Companies are also switching to cheaper or more widely available components to make their products. For example, some companies avoid alloys that are difficult to find and use relatively standard steel. While it is not the same performance, it is good enough.
4. Take greater control over the supply chain
However, as well as looking for immediate cost savings, firms should be focused on the resilience of their supply chains to ensure the stability of production. That can involve trade-offs that drive up costs today but promise greater returns in the longer term.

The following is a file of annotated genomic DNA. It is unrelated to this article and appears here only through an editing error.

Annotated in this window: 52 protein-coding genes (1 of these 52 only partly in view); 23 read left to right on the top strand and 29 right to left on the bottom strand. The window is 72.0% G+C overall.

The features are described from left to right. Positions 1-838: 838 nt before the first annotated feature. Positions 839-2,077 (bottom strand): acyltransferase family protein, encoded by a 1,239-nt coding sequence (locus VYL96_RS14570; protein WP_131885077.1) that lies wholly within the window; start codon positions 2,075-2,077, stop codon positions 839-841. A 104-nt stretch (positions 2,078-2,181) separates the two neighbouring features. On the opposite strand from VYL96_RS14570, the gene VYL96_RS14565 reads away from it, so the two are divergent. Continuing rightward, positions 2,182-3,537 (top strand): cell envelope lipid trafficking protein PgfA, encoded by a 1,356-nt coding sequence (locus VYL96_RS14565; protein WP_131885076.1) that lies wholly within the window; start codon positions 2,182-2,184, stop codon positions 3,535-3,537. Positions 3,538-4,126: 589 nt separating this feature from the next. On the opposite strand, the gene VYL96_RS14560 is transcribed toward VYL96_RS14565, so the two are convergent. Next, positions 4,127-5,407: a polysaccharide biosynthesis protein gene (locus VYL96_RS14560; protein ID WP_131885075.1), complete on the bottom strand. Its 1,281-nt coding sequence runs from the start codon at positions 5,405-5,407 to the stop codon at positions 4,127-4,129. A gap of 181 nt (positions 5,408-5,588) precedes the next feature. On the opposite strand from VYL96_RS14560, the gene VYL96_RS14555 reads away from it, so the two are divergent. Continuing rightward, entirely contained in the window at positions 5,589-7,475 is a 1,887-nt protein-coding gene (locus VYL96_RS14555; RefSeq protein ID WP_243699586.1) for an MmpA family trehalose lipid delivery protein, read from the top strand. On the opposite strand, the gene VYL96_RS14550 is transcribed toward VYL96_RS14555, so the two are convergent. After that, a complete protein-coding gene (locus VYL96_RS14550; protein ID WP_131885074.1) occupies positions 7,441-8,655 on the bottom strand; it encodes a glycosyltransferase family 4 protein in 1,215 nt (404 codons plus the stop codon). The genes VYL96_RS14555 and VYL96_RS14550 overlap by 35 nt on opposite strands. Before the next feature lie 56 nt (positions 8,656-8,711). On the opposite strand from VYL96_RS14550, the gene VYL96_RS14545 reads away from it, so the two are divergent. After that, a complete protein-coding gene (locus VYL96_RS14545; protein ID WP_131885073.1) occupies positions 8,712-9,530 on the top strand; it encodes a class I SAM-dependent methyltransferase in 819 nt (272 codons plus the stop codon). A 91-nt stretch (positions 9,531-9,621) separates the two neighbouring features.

Many companies have, for instance, been using more flexible and short-term contracts with suppliers to adjust to changes in customer demand. But I recommend signing longer-term contracts with their key suppliers to build additional resilience in the supply chain.
On top of that, “in-sourcing” is becoming a wider trend as companies, including Apple, begin to take greater control over their supply chain. Bloomberg has reported that the tech giant plans to use its own screens for the iPhone and Apple Watch. It currently uses displays from suppliers, including Samsung and LG. The move would streamline production and make Apple less dependent on external companies to make critical products that drive the group’s sales.
5. Corporate standards to protect employees